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Rosy quince & cranberry jelly

Contains pork – recipe is for non-Muslims only
This tangy jelly makes a fantastic accompaniment to your Christmas roast turkey, pork pie, ham or cheeseboard - or a gorgeous gift

  • Prep: 30 mins
    Cook: 1 hrs 45 mins
    plus overnight straining
  • Makes 3-4 standard jam jars
  • More effort
  • Makes 3-4 standard jam jars
  • More effort
  • Calories 46
  • Carbohydrates 11
  • Saturated Fat 0
  • Sugar 11
  • Protein 0
  • Fat 0
  • Fibre 0
  • Salt 0

Nutrition per serving

  • Calories 46
  • Carbohydrates 11
  • Saturated Fat 0
  • Sugar 11
  • Protein 0
  • Fat 0
  • Fibre 0
  • Salt 0

Ingredients

  • 4 large quinces, roughly chopped
  • 450g Bramley apples, roughly chopped – don’t worry about coring
  • 450g fresh or frozen cranberries
  • 1kg bag preserving sugar (not with added pectin)
  • 1 tsp rosewater
  • a few small, fresh bay leaves, to decorate the jars (optional)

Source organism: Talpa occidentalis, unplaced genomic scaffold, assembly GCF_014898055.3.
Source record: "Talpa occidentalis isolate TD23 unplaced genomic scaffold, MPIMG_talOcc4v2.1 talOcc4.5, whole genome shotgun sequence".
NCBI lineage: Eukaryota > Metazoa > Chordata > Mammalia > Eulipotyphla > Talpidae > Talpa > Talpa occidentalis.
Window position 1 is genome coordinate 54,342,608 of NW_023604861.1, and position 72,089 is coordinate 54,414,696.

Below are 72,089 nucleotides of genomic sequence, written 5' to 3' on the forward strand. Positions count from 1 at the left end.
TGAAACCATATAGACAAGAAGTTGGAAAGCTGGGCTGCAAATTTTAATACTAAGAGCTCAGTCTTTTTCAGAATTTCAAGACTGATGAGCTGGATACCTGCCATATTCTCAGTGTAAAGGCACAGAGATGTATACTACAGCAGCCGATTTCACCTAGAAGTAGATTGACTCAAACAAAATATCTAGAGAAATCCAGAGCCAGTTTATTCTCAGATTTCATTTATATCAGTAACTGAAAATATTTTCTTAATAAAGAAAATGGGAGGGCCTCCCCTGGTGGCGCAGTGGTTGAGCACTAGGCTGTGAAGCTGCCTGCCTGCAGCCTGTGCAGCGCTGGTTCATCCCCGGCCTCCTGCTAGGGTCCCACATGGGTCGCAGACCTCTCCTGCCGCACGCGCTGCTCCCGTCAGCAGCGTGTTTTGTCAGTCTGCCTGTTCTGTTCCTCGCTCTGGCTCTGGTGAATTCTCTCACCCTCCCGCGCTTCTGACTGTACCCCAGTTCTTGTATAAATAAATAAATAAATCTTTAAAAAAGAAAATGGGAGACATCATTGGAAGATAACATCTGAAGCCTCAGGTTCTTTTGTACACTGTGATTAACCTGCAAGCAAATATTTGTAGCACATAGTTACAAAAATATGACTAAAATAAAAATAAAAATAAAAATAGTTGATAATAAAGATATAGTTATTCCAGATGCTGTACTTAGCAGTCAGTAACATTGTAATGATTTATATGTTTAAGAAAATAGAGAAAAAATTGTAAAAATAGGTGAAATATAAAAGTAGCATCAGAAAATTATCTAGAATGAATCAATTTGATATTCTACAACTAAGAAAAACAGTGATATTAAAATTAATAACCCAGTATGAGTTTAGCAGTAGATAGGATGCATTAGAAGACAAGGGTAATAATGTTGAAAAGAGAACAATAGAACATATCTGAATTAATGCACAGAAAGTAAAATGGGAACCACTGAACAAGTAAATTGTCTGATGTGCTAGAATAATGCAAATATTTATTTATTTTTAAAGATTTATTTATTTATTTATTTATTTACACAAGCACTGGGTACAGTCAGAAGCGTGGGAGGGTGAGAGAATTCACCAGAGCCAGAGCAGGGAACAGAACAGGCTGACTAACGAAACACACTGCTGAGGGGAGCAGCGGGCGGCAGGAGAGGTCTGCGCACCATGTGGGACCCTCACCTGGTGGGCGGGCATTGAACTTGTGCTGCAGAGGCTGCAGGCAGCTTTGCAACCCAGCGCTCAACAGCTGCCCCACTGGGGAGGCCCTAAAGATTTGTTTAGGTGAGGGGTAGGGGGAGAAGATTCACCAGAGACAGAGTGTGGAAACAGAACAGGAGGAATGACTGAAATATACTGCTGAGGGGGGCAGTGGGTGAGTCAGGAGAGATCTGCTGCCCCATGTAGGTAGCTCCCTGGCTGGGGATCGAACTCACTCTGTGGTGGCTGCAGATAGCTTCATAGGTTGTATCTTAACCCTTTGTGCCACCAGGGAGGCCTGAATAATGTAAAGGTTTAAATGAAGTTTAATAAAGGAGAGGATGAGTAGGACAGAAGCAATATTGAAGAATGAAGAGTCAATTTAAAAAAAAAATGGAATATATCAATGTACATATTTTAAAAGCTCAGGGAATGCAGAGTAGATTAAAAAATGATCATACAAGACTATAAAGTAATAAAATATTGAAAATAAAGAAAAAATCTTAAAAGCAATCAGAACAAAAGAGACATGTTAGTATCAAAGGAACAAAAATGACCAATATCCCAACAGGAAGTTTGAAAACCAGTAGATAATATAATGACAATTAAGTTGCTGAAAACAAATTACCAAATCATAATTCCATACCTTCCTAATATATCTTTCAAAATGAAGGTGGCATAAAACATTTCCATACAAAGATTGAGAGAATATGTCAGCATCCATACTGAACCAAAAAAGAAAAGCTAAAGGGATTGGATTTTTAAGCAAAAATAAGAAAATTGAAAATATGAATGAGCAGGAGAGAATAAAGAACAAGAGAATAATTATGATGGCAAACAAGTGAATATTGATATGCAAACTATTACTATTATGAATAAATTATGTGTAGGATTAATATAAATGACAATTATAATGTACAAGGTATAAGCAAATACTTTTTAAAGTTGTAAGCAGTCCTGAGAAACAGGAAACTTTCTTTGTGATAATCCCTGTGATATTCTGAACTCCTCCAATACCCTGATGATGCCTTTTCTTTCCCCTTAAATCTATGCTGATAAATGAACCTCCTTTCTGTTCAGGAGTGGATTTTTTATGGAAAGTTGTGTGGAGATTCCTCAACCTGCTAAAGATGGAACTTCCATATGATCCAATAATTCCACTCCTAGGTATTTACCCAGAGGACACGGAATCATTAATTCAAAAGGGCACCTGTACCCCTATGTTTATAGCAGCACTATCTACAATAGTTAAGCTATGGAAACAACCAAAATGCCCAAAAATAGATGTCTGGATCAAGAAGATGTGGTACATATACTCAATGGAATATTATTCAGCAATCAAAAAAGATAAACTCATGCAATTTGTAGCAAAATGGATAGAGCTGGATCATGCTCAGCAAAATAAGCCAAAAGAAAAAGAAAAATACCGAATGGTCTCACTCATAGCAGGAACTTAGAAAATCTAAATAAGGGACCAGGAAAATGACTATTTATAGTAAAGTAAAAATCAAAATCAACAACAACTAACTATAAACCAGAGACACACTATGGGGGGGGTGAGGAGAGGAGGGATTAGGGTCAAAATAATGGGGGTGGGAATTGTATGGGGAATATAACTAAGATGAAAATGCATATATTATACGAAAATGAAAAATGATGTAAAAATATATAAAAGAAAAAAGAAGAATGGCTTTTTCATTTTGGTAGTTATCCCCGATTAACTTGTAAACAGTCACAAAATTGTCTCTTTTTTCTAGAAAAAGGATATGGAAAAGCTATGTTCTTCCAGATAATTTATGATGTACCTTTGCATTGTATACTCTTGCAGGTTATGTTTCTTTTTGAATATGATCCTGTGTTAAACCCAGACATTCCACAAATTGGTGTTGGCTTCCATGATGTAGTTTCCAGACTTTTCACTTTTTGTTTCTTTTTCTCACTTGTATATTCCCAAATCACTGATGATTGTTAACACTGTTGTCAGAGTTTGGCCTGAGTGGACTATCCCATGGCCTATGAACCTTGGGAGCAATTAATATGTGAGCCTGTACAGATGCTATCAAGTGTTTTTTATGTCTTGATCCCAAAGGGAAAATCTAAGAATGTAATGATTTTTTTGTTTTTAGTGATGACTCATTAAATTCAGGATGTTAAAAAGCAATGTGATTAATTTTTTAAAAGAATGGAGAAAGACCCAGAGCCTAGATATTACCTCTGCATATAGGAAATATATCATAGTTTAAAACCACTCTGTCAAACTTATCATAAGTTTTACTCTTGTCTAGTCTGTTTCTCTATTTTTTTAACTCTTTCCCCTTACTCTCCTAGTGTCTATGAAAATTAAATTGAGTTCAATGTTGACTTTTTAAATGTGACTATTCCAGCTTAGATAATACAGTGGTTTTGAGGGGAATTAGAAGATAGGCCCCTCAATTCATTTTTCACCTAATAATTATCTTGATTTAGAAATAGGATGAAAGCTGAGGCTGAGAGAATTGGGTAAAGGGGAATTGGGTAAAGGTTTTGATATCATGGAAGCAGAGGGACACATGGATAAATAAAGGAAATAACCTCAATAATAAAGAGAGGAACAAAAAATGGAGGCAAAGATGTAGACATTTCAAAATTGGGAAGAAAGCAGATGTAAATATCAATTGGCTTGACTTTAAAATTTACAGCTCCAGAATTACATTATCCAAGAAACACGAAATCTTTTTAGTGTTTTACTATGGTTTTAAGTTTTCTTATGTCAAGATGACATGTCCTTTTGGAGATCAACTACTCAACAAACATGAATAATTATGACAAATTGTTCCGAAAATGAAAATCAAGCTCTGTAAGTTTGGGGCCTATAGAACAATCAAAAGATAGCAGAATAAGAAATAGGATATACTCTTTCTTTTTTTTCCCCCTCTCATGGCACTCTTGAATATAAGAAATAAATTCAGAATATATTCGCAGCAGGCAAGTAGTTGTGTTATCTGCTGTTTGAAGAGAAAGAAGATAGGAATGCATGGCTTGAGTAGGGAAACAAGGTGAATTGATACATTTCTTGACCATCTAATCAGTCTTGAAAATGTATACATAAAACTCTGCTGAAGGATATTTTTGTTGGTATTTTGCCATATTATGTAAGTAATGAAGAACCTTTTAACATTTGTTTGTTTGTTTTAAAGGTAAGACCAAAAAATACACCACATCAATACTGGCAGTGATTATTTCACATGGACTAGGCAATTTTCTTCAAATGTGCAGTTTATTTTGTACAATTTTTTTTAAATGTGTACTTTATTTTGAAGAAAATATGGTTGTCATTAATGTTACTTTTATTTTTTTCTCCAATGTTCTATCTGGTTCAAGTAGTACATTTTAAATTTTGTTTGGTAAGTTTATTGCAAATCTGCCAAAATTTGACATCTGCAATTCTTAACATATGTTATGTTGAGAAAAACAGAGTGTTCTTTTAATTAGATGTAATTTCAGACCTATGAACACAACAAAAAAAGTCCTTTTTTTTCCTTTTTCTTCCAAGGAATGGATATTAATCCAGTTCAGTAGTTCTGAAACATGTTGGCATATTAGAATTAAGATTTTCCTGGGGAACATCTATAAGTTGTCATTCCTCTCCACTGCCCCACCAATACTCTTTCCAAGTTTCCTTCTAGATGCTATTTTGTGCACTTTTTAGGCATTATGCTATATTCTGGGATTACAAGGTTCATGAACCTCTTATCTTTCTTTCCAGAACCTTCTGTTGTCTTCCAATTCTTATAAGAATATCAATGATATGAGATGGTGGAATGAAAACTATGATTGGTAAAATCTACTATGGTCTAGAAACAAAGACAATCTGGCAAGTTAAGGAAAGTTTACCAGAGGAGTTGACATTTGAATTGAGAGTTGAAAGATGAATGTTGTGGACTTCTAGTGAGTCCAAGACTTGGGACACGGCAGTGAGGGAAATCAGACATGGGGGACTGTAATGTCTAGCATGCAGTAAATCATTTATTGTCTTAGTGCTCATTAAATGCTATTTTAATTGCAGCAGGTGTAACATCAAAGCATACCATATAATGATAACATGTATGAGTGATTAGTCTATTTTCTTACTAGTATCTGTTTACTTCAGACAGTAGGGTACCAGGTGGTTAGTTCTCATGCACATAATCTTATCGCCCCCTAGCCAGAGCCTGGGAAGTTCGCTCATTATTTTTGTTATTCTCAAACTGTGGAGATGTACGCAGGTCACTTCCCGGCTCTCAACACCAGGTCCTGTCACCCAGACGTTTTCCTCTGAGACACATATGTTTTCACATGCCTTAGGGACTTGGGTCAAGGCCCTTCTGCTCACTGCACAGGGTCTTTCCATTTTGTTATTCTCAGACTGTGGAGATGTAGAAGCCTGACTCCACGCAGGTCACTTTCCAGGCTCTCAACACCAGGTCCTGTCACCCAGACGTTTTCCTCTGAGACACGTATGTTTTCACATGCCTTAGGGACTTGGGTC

Tip

Sterilising your jars
Once your jelly is on the go, heat the oven to 160C/140C fan/gas 4 and wash your jars in hot soapy water. Stand upside down, still wet, on a baking tray and leave in the oven for 10-15 mins, then fill while still warm. 

Method

  1. Put the quinces, apples and cranberries in a large pan. Cover with water and bring to the boil, then turn down the heat and cook more gently for about 1 hr until the fruit is really soft.

  2. Hang a jelly bag over a large mixing bowl, tip the fruit in and let it drip overnight – don’t be tempted to squeeze the bag, or the pulp will come through and your jelly will be murky.

  3. The next day, measure the amount of juice you have and, for every 1ml of liquid, match with grams of the sugar (so for 500ml you’d need 500g sugar). Tip both into a preserving pan, or large pan, and bring slowly to the boil, stirring until the sugar dissolves. Increase the heat once the sugar has gone and boil until it reaches 110C on a sugar thermometer.

  4. Skim any scum off the surface of the liquid, then stir in the rosewater. Ladle into sterilised jars (see below left), adding a bay leaf to each one, if you like, and cover with lids – or wax discs, cellophane and elastic bands.

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